As Ramadan 2016 draws to a close, I find myself, as usual, wishing I had spent more time knelt on the ground, with my forehead and nose pressed against the floor, whispering my innermost feelings and thoughts to God. But as I continue to reminisce, I find myself breathing a sigh of relief that these thirty days, filled with terror, grief, and panic, are finally over and Muslims are no longer in their most vulnerable state. Ramadan is the holiest month in the Islamic lunar calendar. This is the month we believe God sent the Holy Book, the Qur’an, down to us, specifically on Laylatul-Qadr, or the Night of Power through the Prophet Muhammad (peace be upon him). As commanded by God, Muslims are decreed to fast for thirty days, from sunrise to sunset. During this time, not only do we abstain from food and drink, we must also abstain from that which we consider haram, or forbidden. That includes sexual relations, cursing, bad thoughts and actions, etc. This month is meant to purify our souls and cleanse our minds, bring us closer to God, slowing down to appreciate what we usually don’t have the time to, as well as to help us understand the plight of those less fortunate than us.
But, as we began this month, I found that the peace and contentment that usually descended upon what seemed like the entire world was not there. Only a few days in, I found myself posting status updates and Twitter moments grieving for nearly 50 people dead in the deadliest mass shooting in American history, not too far from my own hometown. A couple weeks later, the Islamic State claimed responsibility in a bombing of the Istanbul airport, resulting in 42 deaths and hundreds more injured. And just two days later, the Islamic State took responsibility for an attack in the capital of Bangladesh, Dhaka, leaving 28 people dead. Over the weekend, nearly 130 dead in a bombing in Baghdad. I wish I could properly convey to you the lingering feeling of alarm that all of this has left behind. Every year, I look forward to one month and one month alone: Ramadan. Usually, this means I go to the mosque every night and break my fast surrounded by people I love and leave to go home with my legs and feet burning after standing for so long in prayer. This means in the last ten days, I stay up the entire night and pray, dedicating every minute to the only thing that matters in that moment, and to the thing that means the most to me in my entire life: Islam. This means at the end of a fleeting 30 days, we get together and celebrate Eid al-Fitr, one of two holidays during the Islamic year, in which we cover our hands with henna and stuff our faces with endless foods.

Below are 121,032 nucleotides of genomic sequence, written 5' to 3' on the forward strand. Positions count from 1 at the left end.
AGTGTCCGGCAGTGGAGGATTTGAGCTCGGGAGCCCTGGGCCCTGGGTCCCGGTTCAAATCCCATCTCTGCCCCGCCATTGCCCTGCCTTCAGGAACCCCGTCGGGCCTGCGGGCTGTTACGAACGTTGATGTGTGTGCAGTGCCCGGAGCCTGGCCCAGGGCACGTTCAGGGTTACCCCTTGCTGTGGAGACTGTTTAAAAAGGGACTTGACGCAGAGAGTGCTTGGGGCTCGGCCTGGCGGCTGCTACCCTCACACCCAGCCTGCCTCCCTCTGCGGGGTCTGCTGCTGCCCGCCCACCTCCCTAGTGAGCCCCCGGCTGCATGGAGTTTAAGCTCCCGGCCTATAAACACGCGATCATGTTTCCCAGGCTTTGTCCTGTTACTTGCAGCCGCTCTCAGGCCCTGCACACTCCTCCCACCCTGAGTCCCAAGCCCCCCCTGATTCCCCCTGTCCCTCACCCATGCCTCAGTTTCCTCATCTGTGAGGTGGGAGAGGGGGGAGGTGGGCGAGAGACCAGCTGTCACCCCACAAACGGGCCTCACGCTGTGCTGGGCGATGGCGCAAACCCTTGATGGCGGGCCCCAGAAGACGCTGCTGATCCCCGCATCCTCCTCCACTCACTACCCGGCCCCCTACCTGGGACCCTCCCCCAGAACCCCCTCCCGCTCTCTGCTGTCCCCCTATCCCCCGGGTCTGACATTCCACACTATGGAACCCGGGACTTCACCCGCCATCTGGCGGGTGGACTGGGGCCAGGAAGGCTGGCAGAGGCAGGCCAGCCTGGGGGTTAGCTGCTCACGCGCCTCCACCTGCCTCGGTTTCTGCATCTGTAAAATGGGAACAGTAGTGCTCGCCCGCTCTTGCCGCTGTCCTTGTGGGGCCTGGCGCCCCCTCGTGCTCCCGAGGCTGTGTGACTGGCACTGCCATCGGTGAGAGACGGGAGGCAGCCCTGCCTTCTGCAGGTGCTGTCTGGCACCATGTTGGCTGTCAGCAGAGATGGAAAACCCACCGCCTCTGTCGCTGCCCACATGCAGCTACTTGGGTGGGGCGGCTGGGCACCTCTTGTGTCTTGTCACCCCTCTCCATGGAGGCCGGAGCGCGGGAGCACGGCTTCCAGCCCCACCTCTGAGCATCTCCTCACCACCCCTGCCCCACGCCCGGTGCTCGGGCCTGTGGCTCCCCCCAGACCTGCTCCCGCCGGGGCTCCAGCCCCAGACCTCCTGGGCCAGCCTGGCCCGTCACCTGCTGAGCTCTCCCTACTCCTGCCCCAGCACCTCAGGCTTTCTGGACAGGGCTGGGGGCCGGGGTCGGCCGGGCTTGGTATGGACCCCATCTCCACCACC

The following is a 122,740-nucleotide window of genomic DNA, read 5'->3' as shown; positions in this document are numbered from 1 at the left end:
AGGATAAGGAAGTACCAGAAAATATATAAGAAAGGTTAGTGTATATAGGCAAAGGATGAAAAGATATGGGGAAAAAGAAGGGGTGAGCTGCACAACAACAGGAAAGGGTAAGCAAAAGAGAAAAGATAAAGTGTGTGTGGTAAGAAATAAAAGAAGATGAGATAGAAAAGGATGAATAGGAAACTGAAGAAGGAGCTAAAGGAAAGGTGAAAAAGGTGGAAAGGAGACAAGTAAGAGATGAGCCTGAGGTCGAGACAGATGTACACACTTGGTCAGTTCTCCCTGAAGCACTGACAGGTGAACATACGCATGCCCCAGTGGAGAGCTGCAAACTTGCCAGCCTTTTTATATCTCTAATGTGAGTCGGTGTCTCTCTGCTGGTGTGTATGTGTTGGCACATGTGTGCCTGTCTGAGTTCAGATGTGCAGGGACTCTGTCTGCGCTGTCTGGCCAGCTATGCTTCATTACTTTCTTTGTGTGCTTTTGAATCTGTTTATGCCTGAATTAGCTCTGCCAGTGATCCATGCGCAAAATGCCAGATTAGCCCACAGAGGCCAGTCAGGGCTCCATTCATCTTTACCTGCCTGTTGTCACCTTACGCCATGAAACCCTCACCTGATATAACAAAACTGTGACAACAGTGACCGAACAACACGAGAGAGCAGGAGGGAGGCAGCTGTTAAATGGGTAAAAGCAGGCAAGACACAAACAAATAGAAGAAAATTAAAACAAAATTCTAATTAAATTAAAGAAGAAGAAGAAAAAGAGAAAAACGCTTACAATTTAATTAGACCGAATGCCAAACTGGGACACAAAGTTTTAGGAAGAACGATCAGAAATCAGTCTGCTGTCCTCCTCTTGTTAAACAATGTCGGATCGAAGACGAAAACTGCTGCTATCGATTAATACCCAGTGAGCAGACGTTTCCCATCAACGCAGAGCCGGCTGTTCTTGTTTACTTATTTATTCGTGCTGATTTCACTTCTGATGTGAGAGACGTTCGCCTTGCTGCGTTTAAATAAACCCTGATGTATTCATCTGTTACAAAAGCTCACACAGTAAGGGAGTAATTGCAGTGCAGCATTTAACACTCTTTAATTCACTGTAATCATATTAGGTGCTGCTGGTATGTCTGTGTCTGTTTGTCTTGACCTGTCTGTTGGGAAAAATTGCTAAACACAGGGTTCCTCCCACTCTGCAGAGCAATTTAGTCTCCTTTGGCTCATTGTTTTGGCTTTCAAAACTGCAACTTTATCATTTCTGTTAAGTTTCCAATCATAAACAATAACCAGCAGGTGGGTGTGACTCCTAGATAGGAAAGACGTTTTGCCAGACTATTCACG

We can’t even curse in Ramadan, let alone kill people, which, Ramadan or not, is considered one of the worst possible sins in Islam. Still, I found myself terrified to step out of the house following the attacks in Orlando. Our mosque began to lock its doors once we began prayer, and asked the local authorities for police reinforcement on our grounds to help us feel safe. As I leave the masjid in the morning after long nights in prayer, I sadly wave to the officers, knowing that their well-meaning protection means the rifts in America are far deeper than we choose to acknowledge.
Yet, I’m happy with what I’ve learned this Ramadan. My resolutions in the beginning of this month were to be a better person by the time Eid arrived and to appreciate what is in my life more often and more deeply. While I’m not sure the former is true, the latter certainly is and one of the things that I found myself thinking about was being an American Muslim. Last December, I was in Bangladesh for my sister’s wedding. One morning, I woke up and scanned the landscape from the window of my aunt’s apartment. Below the floating clouds of smog and canopy of growing mango trees, women in loose hijabs casually walked through the streets, sometimes pausing to say salam to their male counterparts and be on their way. Before every prayer, the athan would ring through the city, calling the citizens to prayer, and on Fridays, the khutbah, or the weekly lectures before our midday prayers, would be heard playing on the loudspeakers on every street throughout the massive capital. It was truly a beautiful thing to be in a Muslim country. I didn’t have to worry about hateful looks or words directed my way, and I didn’t have to constantly be on my best behavior and making sure to smile at any strangers, hoping as I walked away that they didn’t think I was associated with a terrorist group. I could go to any restaurant and eat anything, knowing that the food was halal, or permissible for Muslims, and the shopping malls were full of modest clothing and other products specifically tailored for Muslims. I was in the majority of the population in Bangladesh and it felt wonderful. I imagine that to be in Bangladesh during Ramadan would give me a similar free feeling. My fundamental freedom to fast according to the dictates of my conscience would be celebrated and had a path laid down so I could walk it without worry.